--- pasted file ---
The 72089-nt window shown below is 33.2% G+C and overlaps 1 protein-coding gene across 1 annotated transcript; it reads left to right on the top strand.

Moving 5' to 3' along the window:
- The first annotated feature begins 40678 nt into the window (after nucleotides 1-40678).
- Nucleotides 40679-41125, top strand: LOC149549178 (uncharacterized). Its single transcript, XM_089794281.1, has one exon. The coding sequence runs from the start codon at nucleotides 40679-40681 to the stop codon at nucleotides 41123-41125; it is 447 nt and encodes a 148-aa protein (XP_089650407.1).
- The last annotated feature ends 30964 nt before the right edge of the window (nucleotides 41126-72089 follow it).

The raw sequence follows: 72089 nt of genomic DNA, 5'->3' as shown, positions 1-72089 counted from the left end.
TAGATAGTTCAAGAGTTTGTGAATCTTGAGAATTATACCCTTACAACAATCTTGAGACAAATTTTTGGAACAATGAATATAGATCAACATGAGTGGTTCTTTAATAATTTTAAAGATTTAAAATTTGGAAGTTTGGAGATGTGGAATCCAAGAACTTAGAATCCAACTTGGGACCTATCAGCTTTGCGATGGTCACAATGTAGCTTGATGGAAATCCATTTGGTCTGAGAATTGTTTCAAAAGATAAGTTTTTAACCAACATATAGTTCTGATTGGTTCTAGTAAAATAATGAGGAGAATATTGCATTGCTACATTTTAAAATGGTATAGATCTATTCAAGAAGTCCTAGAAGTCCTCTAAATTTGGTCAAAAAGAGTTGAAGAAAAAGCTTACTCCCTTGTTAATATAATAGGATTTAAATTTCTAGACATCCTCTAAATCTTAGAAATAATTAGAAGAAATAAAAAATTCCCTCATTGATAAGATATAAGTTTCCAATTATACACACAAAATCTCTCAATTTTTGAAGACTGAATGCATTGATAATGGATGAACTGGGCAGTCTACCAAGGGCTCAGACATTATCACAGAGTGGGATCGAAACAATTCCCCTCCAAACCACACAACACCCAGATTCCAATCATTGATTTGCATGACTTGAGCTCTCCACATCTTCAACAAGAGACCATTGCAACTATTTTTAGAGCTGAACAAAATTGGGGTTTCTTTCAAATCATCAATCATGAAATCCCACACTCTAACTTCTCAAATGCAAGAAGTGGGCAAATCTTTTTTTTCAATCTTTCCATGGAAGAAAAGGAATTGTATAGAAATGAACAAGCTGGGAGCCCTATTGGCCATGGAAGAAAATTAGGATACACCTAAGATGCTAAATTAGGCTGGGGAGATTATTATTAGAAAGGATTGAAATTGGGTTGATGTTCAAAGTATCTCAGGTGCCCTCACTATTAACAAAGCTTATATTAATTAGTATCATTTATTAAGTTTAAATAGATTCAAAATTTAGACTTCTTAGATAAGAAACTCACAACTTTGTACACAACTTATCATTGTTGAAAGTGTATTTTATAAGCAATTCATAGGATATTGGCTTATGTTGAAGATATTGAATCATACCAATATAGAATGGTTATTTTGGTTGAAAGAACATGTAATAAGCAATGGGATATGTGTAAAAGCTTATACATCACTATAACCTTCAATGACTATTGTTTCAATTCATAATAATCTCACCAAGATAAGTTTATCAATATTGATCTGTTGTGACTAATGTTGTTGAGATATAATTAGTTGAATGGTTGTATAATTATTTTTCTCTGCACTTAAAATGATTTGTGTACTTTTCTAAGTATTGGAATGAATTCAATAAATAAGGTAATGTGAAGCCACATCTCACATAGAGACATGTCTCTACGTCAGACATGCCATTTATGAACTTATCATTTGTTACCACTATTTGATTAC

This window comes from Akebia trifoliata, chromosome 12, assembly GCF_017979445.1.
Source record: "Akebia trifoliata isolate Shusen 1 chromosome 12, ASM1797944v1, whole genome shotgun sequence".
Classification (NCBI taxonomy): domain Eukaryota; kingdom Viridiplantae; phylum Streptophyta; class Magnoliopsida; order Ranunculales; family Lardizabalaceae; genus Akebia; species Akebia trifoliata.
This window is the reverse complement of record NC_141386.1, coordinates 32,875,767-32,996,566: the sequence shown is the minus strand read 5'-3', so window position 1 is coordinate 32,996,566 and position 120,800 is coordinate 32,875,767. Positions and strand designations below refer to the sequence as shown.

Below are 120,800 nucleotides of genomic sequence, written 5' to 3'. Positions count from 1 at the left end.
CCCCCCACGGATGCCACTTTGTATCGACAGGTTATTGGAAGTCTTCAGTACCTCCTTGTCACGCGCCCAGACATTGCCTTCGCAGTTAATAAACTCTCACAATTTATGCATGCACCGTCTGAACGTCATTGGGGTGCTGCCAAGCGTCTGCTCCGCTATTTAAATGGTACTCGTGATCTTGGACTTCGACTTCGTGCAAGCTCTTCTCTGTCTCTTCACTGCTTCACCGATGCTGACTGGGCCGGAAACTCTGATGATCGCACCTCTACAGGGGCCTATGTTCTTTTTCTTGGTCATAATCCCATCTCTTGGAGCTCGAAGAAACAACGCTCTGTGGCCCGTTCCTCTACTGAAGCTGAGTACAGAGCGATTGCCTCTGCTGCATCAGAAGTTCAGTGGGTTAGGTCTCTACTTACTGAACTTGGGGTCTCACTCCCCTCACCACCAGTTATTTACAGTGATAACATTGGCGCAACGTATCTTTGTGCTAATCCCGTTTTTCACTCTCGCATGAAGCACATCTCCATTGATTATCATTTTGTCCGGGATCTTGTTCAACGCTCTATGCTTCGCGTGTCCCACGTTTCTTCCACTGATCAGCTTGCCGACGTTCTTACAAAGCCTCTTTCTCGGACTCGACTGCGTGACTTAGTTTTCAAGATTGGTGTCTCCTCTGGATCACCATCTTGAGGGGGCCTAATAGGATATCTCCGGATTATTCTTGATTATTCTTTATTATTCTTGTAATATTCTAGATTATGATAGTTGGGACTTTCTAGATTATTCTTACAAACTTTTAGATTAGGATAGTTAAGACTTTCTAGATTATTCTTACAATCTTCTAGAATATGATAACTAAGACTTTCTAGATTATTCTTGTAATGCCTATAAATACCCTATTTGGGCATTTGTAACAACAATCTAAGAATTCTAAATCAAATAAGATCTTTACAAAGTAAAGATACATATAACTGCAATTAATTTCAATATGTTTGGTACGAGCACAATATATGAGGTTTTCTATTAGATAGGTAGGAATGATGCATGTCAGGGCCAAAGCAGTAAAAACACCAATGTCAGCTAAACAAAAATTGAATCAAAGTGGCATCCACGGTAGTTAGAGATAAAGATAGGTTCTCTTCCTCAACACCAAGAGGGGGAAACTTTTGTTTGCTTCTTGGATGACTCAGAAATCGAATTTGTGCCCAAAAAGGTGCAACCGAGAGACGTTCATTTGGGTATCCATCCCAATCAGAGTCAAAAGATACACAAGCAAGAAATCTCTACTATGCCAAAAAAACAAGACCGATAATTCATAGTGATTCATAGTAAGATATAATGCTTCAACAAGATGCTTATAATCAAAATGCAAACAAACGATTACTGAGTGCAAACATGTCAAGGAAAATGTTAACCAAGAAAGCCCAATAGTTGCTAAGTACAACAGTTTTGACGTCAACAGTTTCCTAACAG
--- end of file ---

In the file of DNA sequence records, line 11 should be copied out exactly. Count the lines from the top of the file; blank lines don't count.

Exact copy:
This window is the reverse complement of record NC_141386.1, coordinates 32,875,767-32,996,566: the sequence shown is the minus strand read 5'-3', so window position 1 is coordinate 32,996,566 and position 120,800 is coordinate 32,875,767. Positions and strand designations below refer to the sequence as shown.